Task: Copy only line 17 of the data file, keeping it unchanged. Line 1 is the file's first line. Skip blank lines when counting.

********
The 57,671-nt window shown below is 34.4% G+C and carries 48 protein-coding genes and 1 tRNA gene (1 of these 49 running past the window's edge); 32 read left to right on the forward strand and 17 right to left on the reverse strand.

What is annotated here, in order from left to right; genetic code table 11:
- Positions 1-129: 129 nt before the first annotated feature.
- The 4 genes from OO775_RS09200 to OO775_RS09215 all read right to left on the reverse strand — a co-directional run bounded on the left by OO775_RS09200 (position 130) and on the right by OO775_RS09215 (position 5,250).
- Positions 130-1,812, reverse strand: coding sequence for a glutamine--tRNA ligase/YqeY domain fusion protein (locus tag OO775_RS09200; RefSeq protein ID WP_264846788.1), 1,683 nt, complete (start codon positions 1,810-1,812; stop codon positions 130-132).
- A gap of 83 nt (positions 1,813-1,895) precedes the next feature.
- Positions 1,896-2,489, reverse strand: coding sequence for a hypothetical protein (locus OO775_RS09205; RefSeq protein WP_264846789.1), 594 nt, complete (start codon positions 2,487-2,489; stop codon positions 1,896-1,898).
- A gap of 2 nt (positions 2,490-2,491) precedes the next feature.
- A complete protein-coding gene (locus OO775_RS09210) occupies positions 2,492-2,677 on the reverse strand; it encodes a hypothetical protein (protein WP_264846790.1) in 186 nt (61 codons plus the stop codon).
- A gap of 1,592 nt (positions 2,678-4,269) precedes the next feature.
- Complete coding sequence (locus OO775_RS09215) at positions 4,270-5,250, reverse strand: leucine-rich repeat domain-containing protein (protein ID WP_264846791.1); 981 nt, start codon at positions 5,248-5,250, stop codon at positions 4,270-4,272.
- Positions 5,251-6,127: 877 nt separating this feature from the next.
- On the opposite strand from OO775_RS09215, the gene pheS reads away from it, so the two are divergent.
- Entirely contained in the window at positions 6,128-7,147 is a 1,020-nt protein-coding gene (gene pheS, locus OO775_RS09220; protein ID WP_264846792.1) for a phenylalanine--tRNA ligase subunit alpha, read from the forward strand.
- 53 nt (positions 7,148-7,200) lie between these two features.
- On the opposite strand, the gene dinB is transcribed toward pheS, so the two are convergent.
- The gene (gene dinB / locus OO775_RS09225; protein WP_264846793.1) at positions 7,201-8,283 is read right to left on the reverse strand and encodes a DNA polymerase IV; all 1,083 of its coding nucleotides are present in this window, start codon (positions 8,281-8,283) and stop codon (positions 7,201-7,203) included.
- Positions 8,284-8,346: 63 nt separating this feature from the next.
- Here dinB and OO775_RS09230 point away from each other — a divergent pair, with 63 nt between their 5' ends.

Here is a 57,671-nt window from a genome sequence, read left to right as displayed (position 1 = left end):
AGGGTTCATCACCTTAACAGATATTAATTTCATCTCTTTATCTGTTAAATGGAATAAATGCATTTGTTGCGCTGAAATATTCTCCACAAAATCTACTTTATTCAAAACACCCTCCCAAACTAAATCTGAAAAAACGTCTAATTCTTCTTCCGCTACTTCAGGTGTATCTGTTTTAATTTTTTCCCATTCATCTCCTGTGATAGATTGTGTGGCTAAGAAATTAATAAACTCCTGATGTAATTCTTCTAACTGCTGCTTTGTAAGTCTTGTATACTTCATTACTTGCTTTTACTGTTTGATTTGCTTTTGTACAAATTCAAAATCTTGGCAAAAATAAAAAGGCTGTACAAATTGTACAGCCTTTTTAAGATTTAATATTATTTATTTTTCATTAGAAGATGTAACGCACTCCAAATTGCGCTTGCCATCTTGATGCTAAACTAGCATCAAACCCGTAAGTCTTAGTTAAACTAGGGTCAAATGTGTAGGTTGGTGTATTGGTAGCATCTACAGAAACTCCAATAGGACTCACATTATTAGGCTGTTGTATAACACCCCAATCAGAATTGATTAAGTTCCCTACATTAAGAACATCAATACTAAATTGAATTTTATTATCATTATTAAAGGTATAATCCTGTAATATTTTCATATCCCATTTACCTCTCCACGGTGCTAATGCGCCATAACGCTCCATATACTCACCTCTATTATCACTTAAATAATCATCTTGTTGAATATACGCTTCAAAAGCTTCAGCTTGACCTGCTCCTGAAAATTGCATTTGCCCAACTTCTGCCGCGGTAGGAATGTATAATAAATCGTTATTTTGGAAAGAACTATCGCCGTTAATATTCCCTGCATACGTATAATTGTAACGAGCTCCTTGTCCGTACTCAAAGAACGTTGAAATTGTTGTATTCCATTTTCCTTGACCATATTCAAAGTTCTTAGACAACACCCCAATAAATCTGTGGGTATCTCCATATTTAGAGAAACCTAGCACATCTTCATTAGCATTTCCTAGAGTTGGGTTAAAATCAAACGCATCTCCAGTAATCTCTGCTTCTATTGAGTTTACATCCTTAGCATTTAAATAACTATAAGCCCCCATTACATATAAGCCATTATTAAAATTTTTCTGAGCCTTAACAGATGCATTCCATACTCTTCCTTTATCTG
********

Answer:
- The gene (gene dinB / locus OO775_RS09225; protein WP_264846793.1) at positions 7,201-8,283 is read right to left on the reverse strand and encodes a DNA polymerase IV; all 1,083 of its coding nucleotides are present in this window, start codon (positions 8,281-8,283) and stop codon (positions 7,201-7,203) included.